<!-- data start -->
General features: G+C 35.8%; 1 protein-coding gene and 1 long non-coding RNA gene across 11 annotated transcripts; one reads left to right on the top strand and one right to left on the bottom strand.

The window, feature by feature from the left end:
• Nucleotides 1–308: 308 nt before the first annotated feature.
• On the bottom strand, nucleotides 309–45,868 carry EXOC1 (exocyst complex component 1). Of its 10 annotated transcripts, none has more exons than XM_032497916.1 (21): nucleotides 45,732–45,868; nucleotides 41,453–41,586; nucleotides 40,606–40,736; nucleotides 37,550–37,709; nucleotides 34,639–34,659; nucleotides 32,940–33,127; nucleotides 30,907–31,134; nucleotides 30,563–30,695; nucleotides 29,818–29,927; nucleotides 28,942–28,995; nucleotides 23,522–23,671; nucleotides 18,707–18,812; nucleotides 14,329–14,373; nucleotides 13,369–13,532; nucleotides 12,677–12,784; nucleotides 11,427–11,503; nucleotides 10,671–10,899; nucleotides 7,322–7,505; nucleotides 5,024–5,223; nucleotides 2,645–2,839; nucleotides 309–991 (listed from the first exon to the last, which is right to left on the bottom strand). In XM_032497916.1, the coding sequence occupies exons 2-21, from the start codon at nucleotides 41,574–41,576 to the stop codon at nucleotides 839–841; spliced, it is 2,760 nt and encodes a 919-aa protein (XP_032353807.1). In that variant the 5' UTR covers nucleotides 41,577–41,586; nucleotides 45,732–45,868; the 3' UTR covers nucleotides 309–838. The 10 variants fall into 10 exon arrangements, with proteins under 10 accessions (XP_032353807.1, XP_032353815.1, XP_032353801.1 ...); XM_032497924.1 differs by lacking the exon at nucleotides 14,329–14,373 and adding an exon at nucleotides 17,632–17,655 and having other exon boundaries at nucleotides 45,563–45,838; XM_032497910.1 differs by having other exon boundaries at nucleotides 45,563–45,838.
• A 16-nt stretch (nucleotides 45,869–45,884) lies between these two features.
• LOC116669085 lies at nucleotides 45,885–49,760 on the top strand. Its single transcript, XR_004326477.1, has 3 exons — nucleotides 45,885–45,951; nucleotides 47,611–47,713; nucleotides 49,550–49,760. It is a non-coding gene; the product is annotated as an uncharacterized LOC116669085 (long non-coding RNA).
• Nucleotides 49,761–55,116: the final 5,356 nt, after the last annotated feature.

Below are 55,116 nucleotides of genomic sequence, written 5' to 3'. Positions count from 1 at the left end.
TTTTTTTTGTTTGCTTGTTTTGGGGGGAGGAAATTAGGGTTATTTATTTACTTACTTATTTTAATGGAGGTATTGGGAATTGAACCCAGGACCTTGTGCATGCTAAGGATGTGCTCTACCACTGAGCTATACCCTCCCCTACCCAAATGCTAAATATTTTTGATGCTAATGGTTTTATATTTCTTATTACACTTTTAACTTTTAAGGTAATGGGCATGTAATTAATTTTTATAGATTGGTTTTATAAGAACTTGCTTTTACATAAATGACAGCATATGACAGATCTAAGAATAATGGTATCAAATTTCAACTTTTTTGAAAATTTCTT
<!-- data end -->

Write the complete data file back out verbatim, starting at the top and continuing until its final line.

General features: G+C 35.8%; 1 protein-coding gene and 1 long non-coding RNA gene across 11 annotated transcripts; one reads left to right on the top strand and one right to left on the bottom strand.

The window, feature by feature from the left end:
• Nucleotides 1–308: 308 nt before the first annotated feature.
• On the bottom strand, nucleotides 309–45,868 carry EXOC1 (exocyst complex component 1). Of its 10 annotated transcripts, none has more exons than XM_032497916.1 (21): nucleotides 45,732–45,868; nucleotides 41,453–41,586; nucleotides 40,606–40,736; nucleotides 37,550–37,709; nucleotides 34,639–34,659; nucleotides 32,940–33,127; nucleotides 30,907–31,134; nucleotides 30,563–30,695; nucleotides 29,818–29,927; nucleotides 28,942–28,995; nucleotides 23,522–23,671; nucleotides 18,707–18,812; nucleotides 14,329–14,373; nucleotides 13,369–13,532; nucleotides 12,677–12,784; nucleotides 11,427–11,503; nucleotides 10,671–10,899; nucleotides 7,322–7,505; nucleotides 5,024–5,223; nucleotides 2,645–2,839; nucleotides 309–991 (listed from the first exon to the last, which is right to left on the bottom strand). In XM_032497916.1, the coding sequence occupies exons 2-21, from the start codon at nucleotides 41,574–41,576 to the stop codon at nucleotides 839–841; spliced, it is 2,760 nt and encodes a 919-aa protein (XP_032353807.1). In that variant the 5' UTR covers nucleotides 41,577–41,586; nucleotides 45,732–45,868; the 3' UTR covers nucleotides 309–838. The 10 variants fall into 10 exon arrangements, with proteins under 10 accessions (XP_032353807.1, XP_032353815.1, XP_032353801.1 ...); XM_032497924.1 differs by lacking the exon at nucleotides 14,329–14,373 and adding an exon at nucleotides 17,632–17,655 and having other exon boundaries at nucleotides 45,563–45,838; XM_032497910.1 differs by having other exon boundaries at nucleotides 45,563–45,838.
• A 16-nt stretch (nucleotides 45,869–45,884) lies between these two features.
• LOC116669085 lies at nucleotides 45,885–49,760 on the top strand. Its single transcript, XR_004326477.1, has 3 exons — nucleotides 45,885–45,951; nucleotides 47,611–47,713; nucleotides 49,550–49,760. It is a non-coding gene; the product is annotated as an uncharacterized LOC116669085 (long non-coding RNA).
• Nucleotides 49,761–55,116: the final 5,356 nt, after the last annotated feature.

Below are 55,116 nucleotides of genomic sequence, written 5' to 3'. Positions count from 1 at the left end.
TTTTTTTTGTTTGCTTGTTTTGGGGGGAGGAAATTAGGGTTATTTATTTACTTACTTATTTTAATGGAGGTATTGGGAATTGAACCCAGGACCTTGTGCATGCTAAGGATGTGCTCTACCACTGAGCTATACCCTCCCCTACCCAAATGCTAAATATTTTTGATGCTAATGGTTTTATATTTCTTATTACACTTTTAACTTTTAAGGTAATGGGCATGTAATTAATTTTTATAGATTGGTTTTATAAGAACTTGCTTTTACATAAATGACAGCATATGACAGATCTAAGAATAATGGTATCAAATTTCAACTTTTTTGAAAATTTCTT